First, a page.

Identity theft cases among children and young people are skyrocketing. In 2021, the personal information of 1,103 minors was stolen in Canada, including 1,031 in Quebec. That’s six times more than the previous year, according to figures from the Canadian Anti-Fraud Centre The press.
Posted at 5:00 am
“If my son applies for a loan, will his credit score be affected? says Hélène Ross, the mother of a child whose identity has been stolen.
In 2020, her 17-year-old son discovered that a criminal had filed a Canadian Emergency Response Benefit (CERB) and employment insurance claim on his behalf. His T4 also showed that he made $20,000 during the year, an amount that was about double what he actually made as a weekend grocery clerk.
“My son has never been unemployed. There is no right, he studies! says Matane’s mother.
Mme Ross filed a complaint with the police and investigators revealed to him that his son’s identity had been stolen much earlier when he was only 13 years old.
I don’t know how it happened. Is it because of the data leak at Desjardins? Elsewhere on the web? I have no idea.
The case of the Ross family is far from unique. According to the Canadian Anti-Fraud Center (CAFC), 7 people under the age of 18 had their identities stolen in 2018. That number rose to 13 in 2019 and 175 in 2020.
In 2021, the statistics exploded: 1,103 children and young people were victims of identity theft, 93% of them in Quebec. This high number could be explained by the Desjardins data theft, believed to be the largest information leak in Quebec’s history. The theft occurred between 2016 and 2018.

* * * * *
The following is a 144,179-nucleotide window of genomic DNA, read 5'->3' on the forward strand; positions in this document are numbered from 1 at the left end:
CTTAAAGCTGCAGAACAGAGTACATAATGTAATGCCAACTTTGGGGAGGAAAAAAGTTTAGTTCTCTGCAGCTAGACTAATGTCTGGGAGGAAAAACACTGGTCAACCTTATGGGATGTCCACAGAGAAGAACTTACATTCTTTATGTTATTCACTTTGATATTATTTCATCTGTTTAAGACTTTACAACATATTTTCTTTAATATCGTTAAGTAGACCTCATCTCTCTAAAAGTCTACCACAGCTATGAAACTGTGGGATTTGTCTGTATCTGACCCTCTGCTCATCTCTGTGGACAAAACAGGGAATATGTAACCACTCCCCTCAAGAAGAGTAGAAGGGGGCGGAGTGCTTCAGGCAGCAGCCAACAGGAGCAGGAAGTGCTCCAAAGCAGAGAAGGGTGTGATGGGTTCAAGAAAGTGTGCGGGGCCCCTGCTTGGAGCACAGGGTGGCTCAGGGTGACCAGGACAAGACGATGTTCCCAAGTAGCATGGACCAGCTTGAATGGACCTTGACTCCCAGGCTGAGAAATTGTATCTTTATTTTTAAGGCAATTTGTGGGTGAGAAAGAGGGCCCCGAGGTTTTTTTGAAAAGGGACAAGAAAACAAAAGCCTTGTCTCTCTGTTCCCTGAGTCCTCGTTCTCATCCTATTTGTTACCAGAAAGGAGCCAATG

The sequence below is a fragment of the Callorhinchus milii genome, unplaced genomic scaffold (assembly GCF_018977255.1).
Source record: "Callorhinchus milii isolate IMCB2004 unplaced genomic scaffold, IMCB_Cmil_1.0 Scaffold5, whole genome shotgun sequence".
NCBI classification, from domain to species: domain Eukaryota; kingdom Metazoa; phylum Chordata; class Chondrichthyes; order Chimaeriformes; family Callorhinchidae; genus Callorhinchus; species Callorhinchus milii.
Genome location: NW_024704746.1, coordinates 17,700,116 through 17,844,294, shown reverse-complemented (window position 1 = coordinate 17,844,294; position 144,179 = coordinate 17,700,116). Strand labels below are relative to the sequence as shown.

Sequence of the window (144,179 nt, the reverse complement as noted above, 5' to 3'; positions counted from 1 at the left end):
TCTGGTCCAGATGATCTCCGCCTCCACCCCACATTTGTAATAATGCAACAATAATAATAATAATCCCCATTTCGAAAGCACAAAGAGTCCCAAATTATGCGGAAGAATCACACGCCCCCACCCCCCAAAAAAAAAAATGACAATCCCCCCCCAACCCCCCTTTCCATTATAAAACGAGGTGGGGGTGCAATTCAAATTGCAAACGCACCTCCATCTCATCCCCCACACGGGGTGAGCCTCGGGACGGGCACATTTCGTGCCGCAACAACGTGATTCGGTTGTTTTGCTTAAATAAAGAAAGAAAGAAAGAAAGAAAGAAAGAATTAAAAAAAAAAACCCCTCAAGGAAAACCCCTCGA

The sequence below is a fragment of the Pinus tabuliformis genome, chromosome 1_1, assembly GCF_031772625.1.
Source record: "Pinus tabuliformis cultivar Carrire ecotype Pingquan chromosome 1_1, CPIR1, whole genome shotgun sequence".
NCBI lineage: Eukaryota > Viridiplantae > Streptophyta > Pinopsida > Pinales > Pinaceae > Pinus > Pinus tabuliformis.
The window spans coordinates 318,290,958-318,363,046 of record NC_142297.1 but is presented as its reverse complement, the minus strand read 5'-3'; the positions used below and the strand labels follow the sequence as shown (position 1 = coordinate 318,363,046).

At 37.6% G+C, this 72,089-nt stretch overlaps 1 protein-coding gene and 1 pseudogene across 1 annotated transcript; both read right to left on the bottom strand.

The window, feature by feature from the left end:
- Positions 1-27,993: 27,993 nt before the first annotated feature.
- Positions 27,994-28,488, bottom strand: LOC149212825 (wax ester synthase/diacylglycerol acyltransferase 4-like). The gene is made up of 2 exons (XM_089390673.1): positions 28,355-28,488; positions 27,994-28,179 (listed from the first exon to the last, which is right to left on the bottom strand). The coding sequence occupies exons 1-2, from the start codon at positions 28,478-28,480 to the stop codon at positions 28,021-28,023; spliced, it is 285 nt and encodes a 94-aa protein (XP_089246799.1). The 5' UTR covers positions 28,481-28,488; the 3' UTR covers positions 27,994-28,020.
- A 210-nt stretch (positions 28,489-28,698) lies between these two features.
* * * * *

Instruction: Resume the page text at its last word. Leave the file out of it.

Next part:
CAFC confirms that it has seen an increase in fraudulent claims for CERB and EI benefits, which has led to increased identity theft statistics for all ages. Remember that the CERB was established in 2020 to help those who have lost their jobs due to COVID-19.
“Unfortunately, minors are just as vulnerable to identity theft as adults,” said Jeff Horncastle, CAFC communications officer.
This can happen when their personal information, such as their date of birth or social security number, is leaked through a phishing email, an information leak, or the loss of their wallet.
Jeff Horncastle, CAFC Communications Officer
Using the identity of a minor, scammers can open bank accounts or apply for benefits, says Horncastle. However, under Canadian law, you must be 18 years old (19 in some provinces) to apply for a credit card.
“But scammers can keep information and apply for a loan once victims turn 18,” warns Jeff Horncastle.
debt at 18
Former Sûreté du Québec investigator Paul Laurier fears for the adult lives of these young victims. “Thieves are not crazy. The data leak at Desjardins alone affected 9.7 million members, including several school owners. Scammers, they didn’t burn all the identities they have at once,” he says.
According to this computer crime specialist, scammers often use the identities of victims under the age of 18 to open bank accounts. These accounts are used to deposit fake checks or transfer money to cover up more serious crimes.
“At 18e On the 1st anniversary, these victims risk ending up in debt and bad credit,” says the retired police officer and president of Vigiteck, a firm specializing in cyber investigations.
“It follows you for a lifetime”